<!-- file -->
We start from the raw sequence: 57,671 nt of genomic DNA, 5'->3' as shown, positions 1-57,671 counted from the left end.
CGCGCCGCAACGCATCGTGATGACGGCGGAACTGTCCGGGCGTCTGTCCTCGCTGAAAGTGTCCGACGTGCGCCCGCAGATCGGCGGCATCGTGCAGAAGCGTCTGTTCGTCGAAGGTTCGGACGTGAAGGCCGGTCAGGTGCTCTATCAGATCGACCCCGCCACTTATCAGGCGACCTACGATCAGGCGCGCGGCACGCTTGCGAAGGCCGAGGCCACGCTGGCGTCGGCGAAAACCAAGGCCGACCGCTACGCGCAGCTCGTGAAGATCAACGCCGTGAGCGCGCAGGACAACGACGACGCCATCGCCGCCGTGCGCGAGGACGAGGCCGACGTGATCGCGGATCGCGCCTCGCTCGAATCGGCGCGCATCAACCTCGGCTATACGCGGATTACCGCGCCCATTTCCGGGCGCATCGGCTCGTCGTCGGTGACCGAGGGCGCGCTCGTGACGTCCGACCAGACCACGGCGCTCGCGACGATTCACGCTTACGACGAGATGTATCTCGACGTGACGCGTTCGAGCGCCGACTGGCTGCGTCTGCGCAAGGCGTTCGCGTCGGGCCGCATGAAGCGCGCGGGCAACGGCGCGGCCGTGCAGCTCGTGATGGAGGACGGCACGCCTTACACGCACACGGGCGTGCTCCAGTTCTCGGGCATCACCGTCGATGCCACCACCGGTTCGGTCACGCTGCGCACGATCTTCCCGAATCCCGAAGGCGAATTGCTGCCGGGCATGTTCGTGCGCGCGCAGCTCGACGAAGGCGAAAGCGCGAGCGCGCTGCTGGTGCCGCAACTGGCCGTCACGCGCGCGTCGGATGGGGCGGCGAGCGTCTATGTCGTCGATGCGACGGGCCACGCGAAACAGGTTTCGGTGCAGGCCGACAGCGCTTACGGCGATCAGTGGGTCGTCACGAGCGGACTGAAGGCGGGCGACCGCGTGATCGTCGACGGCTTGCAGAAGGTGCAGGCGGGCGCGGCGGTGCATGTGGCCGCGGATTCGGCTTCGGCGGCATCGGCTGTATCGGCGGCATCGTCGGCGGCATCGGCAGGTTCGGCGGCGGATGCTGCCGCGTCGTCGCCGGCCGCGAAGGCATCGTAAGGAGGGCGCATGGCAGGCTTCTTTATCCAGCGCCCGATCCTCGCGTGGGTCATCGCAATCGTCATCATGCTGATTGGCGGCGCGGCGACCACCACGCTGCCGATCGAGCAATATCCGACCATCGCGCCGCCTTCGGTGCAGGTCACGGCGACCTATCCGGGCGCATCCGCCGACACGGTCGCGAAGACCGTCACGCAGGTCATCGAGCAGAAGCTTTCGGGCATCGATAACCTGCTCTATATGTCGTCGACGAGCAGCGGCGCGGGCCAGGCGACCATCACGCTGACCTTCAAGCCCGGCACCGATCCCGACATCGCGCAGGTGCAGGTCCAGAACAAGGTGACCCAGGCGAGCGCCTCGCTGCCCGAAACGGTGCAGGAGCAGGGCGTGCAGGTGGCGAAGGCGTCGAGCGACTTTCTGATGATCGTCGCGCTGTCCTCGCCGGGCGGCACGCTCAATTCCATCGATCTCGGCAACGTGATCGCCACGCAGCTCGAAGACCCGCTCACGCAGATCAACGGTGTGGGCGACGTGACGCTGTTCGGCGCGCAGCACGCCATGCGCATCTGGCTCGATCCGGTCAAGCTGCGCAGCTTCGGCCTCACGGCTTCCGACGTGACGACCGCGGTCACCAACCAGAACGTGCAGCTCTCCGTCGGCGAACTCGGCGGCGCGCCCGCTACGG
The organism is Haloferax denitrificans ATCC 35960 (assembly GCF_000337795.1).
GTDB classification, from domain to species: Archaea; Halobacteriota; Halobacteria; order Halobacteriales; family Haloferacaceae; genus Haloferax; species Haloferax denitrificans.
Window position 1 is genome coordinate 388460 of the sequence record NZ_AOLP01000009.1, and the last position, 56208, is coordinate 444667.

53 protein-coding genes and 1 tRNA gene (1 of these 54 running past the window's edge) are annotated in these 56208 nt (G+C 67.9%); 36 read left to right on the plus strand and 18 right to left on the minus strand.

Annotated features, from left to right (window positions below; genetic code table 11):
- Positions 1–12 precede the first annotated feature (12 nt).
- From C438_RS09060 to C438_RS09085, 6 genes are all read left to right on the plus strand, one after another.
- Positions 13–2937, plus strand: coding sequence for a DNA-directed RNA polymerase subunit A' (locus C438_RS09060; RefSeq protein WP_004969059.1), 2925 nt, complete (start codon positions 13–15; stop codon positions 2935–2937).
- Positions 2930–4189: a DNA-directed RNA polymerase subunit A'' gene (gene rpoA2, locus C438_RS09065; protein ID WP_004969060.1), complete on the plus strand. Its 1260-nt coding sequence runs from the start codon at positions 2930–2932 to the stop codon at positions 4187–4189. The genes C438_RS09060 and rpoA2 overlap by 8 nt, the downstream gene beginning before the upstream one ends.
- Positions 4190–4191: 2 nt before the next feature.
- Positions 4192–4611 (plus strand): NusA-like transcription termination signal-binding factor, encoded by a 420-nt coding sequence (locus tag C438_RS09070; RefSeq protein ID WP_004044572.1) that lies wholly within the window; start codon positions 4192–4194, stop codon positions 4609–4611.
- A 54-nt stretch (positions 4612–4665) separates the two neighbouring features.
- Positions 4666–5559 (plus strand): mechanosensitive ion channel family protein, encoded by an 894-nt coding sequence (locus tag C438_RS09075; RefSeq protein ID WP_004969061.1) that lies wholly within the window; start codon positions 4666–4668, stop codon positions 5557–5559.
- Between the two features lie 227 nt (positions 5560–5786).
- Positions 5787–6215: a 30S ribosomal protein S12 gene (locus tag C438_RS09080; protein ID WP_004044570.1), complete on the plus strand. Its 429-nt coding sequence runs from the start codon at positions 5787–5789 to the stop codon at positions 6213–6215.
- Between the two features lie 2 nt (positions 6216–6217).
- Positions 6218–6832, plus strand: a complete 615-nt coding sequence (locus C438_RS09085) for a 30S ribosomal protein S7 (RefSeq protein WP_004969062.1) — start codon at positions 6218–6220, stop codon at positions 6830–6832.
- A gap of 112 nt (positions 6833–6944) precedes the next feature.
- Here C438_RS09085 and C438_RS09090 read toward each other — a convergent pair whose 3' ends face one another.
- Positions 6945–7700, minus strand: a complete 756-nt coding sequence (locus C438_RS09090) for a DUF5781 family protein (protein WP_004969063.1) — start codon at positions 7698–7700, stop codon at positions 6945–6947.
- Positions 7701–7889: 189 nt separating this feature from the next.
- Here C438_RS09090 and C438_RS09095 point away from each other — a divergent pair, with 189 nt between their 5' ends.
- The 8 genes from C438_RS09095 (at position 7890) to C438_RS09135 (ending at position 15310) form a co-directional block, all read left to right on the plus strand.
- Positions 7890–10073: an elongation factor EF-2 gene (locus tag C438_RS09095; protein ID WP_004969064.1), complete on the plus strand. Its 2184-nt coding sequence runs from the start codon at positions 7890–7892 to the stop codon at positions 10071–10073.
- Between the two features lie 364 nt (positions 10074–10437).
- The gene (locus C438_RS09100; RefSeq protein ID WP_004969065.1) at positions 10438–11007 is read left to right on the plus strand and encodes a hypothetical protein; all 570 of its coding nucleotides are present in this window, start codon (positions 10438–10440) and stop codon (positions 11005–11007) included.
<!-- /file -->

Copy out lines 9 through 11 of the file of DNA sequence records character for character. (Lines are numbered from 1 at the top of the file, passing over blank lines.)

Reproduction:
- From C438_RS09060 to C438_RS09085, 6 genes are all read left to right on the plus strand, one after another.
- Positions 13–2937, plus strand: coding sequence for a DNA-directed RNA polymerase subunit A' (locus C438_RS09060; RefSeq protein WP_004969059.1), 2925 nt, complete (start codon positions 13–15; stop codon positions 2935–2937).
- Positions 2930–4189: a DNA-directed RNA polymerase subunit A'' gene (gene rpoA2, locus C438_RS09065; protein ID WP_004969060.1), complete on the plus strand. Its 1260-nt coding sequence runs from the start codon at positions 2930–2932 to the stop codon at positions 4187–4189. The genes C438_RS09060 and rpoA2 overlap by 8 nt, the downstream gene beginning before the upstream one ends.